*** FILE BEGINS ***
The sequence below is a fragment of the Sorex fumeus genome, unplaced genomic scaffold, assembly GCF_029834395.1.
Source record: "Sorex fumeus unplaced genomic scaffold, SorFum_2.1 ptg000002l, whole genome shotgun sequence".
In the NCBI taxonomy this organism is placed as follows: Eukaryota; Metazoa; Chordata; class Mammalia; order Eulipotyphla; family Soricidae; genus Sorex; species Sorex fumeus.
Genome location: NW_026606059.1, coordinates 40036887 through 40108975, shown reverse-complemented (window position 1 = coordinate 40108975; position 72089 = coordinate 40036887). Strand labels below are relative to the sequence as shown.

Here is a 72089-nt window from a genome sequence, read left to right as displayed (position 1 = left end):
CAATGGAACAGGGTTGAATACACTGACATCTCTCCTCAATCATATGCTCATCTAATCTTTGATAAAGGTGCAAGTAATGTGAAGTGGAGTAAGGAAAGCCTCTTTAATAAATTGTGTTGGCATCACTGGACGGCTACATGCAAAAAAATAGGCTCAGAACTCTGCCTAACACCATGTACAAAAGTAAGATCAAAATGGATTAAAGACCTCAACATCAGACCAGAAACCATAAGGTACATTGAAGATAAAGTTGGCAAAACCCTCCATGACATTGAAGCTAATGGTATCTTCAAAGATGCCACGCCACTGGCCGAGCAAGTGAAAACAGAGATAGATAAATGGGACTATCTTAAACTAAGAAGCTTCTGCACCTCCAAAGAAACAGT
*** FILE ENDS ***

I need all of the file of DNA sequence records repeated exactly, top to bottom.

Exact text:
The sequence below is a fragment of the Sorex fumeus genome, unplaced genomic scaffold, assembly GCF_029834395.1.
Source record: "Sorex fumeus unplaced genomic scaffold, SorFum_2.1 ptg000002l, whole genome shotgun sequence".
In the NCBI taxonomy this organism is placed as follows: Eukaryota; Metazoa; Chordata; class Mammalia; order Eulipotyphla; family Soricidae; genus Sorex; species Sorex fumeus.
Genome location: NW_026606059.1, coordinates 40036887 through 40108975, shown reverse-complemented (window position 1 = coordinate 40108975; position 72089 = coordinate 40036887). Strand labels below are relative to the sequence as shown.

Here is a 72089-nt window from a genome sequence, read left to right as displayed (position 1 = left end):
CAATGGAACAGGGTTGAATACACTGACATCTCTCCTCAATCATATGCTCATCTAATCTTTGATAAAGGTGCAAGTAATGTGAAGTGGAGTAAGGAAAGCCTCTTTAATAAATTGTGTTGGCATCACTGGACGGCTACATGCAAAAAAATAGGCTCAGAACTCTGCCTAACACCATGTACAAAAGTAAGATCAAAATGGATTAAAGACCTCAACATCAGACCAGAAACCATAAGGTACATTGAAGATAAAGTTGGCAAAACCCTCCATGACATTGAAGCTAATGGTATCTTCAAAGATGCCACGCCACTGGCCGAGCAAGTGAAAACAGAGATAGATAAATGGGACTATCTTAAACTAAGAAGCTTCTGCACCTCCAAAGAAACAGT